The expansion will insure more than 308,000 Kentuckians. And according to studies done by PriceWaterhouseCoopers and the Urban Studies Institute at the University of Louisville, Medicaid expansion would bring about $800 million to Kentucky between next year and 2021.

Beshear says critics of the expansion are more worried about politics than good policy.

"They express vague and broad anxieties about costs, fears which the facts refute and they fall back on partisan national politics. If Kentucky expands Medicaid they ask, won't Kentucky be supporting Obamacare, they ask. Well to them I say, Get over it," he says.

A leading health organization in Kentucky is putting the pressure on Gov. Steve Beshear to expand Medicaid services under the Affordable Care Act.

Kentucky Voices for Health Executive Director Regan Hunt says her group is launching a two-week radio ad campaign pressure Beshear to expand Medicaid. The radio ad campaign will be partnered with a month long online ad campaign.

So far, the governor has delayed making a decision— although he seems to support the ideal, if fiscally possible.

Under the healthcare law, the federal government will pay 100 percent of expansion costs for three years and then 90 percent after that.

A new political group will hit the airwaves just after the Kentucky Derby to oppose the federal healthcare law.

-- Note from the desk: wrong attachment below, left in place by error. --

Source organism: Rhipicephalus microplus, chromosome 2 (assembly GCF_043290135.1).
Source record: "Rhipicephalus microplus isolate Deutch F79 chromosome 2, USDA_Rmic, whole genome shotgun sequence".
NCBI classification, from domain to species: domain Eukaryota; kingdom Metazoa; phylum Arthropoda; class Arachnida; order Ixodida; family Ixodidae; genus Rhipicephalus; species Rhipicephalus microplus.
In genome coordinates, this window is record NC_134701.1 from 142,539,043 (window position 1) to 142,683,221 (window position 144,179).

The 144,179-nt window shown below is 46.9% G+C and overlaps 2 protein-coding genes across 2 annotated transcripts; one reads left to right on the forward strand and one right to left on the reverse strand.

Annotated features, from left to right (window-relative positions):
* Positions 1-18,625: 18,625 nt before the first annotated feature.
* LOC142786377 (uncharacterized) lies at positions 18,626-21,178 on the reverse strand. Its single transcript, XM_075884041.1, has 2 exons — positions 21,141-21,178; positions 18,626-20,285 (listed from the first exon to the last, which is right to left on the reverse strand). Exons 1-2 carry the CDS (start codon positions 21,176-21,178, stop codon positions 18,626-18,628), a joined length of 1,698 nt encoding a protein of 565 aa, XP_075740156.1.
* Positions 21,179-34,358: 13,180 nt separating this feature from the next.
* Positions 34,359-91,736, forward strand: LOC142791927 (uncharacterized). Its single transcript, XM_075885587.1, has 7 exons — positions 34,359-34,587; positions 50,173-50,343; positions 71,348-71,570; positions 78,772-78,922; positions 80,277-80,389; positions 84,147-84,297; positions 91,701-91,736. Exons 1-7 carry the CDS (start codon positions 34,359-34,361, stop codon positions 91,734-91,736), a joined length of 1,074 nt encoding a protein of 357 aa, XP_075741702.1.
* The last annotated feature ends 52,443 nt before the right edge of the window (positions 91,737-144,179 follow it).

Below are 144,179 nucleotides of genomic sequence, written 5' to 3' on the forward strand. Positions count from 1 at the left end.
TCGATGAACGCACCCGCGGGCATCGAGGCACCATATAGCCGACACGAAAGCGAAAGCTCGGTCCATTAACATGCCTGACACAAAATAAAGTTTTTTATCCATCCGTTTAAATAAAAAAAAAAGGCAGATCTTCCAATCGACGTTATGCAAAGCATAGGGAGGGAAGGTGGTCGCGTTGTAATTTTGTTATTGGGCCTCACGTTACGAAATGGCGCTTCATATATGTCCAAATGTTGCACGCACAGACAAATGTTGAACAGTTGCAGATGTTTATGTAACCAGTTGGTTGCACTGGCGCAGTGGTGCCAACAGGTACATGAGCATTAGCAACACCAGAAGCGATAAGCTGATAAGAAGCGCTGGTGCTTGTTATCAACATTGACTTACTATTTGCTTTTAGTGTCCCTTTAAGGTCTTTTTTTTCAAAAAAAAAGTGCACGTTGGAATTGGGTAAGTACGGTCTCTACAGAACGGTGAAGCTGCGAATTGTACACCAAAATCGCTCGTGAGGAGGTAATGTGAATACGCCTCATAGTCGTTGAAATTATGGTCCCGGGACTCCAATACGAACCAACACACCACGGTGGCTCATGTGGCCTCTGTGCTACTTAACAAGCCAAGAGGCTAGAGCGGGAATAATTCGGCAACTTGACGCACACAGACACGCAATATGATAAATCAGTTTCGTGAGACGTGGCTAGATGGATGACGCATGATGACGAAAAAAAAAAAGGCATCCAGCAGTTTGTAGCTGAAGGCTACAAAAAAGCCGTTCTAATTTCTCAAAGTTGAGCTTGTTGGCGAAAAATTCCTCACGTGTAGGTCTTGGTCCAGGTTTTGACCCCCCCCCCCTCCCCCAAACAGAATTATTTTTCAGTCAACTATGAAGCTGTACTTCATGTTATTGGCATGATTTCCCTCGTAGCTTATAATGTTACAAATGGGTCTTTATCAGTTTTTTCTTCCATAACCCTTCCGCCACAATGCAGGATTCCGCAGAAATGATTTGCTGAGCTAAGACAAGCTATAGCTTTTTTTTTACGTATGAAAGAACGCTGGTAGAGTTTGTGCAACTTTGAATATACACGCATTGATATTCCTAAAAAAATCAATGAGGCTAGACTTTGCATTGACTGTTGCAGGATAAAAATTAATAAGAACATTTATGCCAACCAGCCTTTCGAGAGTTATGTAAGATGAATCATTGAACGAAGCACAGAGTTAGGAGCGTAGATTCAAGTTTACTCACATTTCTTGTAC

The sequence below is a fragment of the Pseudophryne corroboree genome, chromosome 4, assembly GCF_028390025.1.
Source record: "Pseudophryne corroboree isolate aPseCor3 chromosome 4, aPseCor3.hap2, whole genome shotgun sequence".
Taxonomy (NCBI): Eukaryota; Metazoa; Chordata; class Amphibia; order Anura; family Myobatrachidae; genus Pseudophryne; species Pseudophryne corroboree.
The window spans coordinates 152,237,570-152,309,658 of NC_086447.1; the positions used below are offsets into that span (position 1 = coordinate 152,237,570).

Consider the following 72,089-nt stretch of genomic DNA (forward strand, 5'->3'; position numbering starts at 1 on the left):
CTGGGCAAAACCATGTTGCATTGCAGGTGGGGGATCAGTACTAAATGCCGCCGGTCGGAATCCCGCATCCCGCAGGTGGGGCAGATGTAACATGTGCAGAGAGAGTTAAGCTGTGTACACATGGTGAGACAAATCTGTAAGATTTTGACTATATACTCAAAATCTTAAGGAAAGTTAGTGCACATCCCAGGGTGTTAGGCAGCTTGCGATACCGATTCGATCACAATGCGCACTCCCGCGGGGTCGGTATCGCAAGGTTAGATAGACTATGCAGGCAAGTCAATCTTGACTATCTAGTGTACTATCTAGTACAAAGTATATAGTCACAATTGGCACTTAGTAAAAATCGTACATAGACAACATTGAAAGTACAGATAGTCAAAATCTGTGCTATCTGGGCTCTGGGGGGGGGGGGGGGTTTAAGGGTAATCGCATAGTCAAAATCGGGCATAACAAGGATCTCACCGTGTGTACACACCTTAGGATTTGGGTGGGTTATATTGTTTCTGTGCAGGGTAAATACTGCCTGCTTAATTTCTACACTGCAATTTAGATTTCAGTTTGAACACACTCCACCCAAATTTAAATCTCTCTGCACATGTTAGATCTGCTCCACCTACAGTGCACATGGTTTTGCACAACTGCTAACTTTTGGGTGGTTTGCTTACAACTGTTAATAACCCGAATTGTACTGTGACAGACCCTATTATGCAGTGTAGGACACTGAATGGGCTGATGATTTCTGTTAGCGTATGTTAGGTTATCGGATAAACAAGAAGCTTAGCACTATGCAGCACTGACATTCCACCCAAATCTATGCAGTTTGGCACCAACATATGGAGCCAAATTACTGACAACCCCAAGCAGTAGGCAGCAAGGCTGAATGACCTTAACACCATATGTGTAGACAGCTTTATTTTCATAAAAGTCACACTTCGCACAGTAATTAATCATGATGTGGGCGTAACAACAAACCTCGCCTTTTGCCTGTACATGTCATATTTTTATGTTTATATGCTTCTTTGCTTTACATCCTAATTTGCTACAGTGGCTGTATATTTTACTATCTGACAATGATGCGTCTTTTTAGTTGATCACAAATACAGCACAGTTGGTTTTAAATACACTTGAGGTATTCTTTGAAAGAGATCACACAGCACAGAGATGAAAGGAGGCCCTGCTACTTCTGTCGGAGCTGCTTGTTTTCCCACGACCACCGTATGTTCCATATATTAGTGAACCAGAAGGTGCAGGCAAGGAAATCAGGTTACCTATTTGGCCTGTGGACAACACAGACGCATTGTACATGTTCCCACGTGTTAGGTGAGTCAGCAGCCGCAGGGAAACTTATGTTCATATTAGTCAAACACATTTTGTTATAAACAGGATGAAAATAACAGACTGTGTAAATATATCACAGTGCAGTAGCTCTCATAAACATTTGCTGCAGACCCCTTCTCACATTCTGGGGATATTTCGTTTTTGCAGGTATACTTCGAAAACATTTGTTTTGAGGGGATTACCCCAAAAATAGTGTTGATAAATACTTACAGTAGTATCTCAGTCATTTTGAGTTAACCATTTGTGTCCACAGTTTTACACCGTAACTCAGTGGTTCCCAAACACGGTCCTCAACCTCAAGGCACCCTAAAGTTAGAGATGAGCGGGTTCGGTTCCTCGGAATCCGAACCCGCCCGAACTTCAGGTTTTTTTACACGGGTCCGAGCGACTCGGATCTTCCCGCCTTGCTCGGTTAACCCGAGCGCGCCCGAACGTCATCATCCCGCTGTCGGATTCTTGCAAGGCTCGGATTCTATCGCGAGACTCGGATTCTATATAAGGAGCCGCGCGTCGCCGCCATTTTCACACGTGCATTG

The Kentucky Opportunity Coalition will run ads attacking the Affordable Care Act. They've declined to release the spot early, but have hinted that it will feature various voices calling the law a train wreck.

The KOC is run by three area women, Kristen Webb and  Bridget Bush of Louisville and Karen Sellers of Paintsville. The group is being advised by Scott Jennings, a longtime ally of U.S. Senator Mitch McConnell. Jennings is also running a separate Super PAC aimed at helping re-elect McConnell. 

Even though the Affordable Care Act has been upheld by the Supreme Court as constitutional, it still faces opposition from Republicans who hope to repeal it.

Tennessee Senate Republicans are proposing legislation that seeks to prevent expansion of the state Medicaid program under provisions of President Obama's health care law.

The measure, called "TennCare Fiscal Responsibility Act", was filed Thursday by Senator Brian Kelsey of Germantown and has 15 Senate co-sponsors. A similar version of the proposal was filed last week in the House. Last year, the U.S. Supreme Court ruled that states have the right to opt out of Medicaid expansion without losing pre-existing federal Medicaid funding.

One lesser-known aspect of the Affordable Care Act is it’s reliance on state health cooperatives —  which work separate of the state- or federally run health exchange, but are free to offer their own brand of insurance on the exchange.

But recent Congressional deal-making is putting those co-ops in danger.

While states are getting grants to fund their exchanges, co-ops were getting federal loans which had to be paid back within five years.

But the Washington Post reports that the fiscal cliff deal struck weeks ago kills off the co-op loan program for many states. But because of early planning, the Kentucky Health Cooperative isn’t in any funding danger, spokesman Jim McHanie says.

“Our funding is in place and we’re moving right ahead in fact we’re in the start-up phase of development and we plan to start offering coverage effective January 1, 2014,” he says.